The Facts About Emotional Support Animals
Most people have heard of service animals, but emotional support animals are becoming more and more common these days. Before reaching college, I had never heard of such a thing. However, as an advocate for those suffering from mental illnesses, I loved that such “medicine” exists in the modern world.
Here’s the lowdown on everything you need to know about emotional support animals!
What is an emotional support animal?
Usually in the form of a dog, ESAs provide comfort and companionship for those who may suffer from mental or emotional conditions. However, animals like cats, snakes, and ducks have been used as ESAs.
Do ESA’s have special training?
Unlike service animals, ESA’s do not have to complete specific physical tasks other than provide emotional stability for their owner, therefore they do not need specialized training. That being said, they should be well behaved especially when their handlers take them to public places.
Where are ESA’s allowed to go?
Similar to a service animal, the United States Department of Housing and Urban Development (HUD) must comply with Fair Housing Act and allow residents to keep their emotional support animal. Additionally, the Air Carrier Access Act (ACAA) mandates that airlines allow people with mental health issues be permitted to fly with their ESA. However, that’s where the similarities to service animals ends when it comes to access rights. Unlike service animals, ESA’s cannot go into any and all public places. If you plan on bringing your ESA somewhere with you, call ahead and check with the business first to ensure they will allow your ESA.
In order to qualify your pet as an ESA, the option must be psychiatric recommended. According to Michigan State University College of Law, ESAs can assist people with depression, anxiety, PTSD, and other emotional and psychiatric disabilities.
How can you verify your ESA is legitimate?
In order to verify to landlords and airlines that your ESA is legitimate, you need a letter dated within the last year from a mental health care professional that explains how the “reasonable accommodation” of your animal assists with your disability. According to federal law, whether it be a service animal or ESA, you do not have a vest to prove your dog’s status nor do you have to disclose your disability.
Why do ESA’s get a bad reputation?
When I first heard about ESAs, I wanted to find out the quickest way to receive a certification. However, after researching the topic, I found this tactic gives ESAs a bad reputation. One simple Google search can enable someone to find multiple websites that will provide a recommendation from a health care “professional” for a one time fee. This scam is pulled frequently to avoid apartment fees for pets, gain access to housing that doesn’t permit pets, to to keep pets in the cabin of the planes, or to avoid extra fees when traveling by plane with a pet. We’ve all heard the horror stories of bad ESA behavior on planes. More often than not, it’s because people took a shortcut to get their pet ESA status even though they don’t necessarily qualify for an ESA.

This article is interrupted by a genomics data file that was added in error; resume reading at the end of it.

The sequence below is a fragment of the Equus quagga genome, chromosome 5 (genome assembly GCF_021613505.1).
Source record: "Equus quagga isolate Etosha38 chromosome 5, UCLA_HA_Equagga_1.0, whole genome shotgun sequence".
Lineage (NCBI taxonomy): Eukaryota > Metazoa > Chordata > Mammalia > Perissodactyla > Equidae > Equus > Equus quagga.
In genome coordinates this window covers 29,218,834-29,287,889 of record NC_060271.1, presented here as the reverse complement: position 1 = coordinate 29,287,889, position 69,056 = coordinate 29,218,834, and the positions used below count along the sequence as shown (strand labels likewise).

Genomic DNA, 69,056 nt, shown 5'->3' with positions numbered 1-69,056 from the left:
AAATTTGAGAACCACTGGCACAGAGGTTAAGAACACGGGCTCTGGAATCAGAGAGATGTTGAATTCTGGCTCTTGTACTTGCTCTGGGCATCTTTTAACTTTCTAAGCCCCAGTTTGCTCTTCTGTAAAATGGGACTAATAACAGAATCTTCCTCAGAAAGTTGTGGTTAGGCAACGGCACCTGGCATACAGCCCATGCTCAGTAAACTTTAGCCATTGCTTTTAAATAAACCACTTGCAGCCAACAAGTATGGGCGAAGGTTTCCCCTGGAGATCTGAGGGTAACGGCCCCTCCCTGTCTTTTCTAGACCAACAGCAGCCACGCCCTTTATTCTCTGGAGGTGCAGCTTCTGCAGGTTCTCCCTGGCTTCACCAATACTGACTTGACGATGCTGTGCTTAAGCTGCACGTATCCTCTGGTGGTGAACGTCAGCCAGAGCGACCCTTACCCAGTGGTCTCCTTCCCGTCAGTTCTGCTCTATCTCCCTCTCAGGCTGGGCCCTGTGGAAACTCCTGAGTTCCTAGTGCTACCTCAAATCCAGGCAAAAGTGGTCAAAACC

If you were healthy and your friend was sick and there was only enough cold medication in the house for one person, would you take it, forcing your friend to go to the store to get the medication they need? Of course not! This logic applies to ESAs. Due to the bad reputation animals who shouldn’t be ESAs create, the hoops that people who actually need an ESA have to jump through are getting more stringent. Airlines in particular are starting to tighten their policies on ESAs. By bypassing the appropriate methods to get your pet certified and actually making sure you need an ESA, it makes it harder for the people who have actually done things by the book and legitimately need an ESA. If you don’t need an ESA, please don’t go online to get your pet certified just because you want easier access to housing or you want to take your pet with you on your next vacation.
Why are ESA’s beneficial for people with mental disorders?
When it comes to mental disorders, many people shy away from getting help. As someone who personally struggles with anxiety, I never knew all my options to take control of my illness. While I do not like being put on medication for my anxiety, an ESA can be a great alternative. In the end, handlers of ESAs gain a companion to help them as much as they need.
If you or someone you know are in a similar situation, take the time to consider your options thoroughly and speak with a mental health professional to determine if an ESA is a good option for you.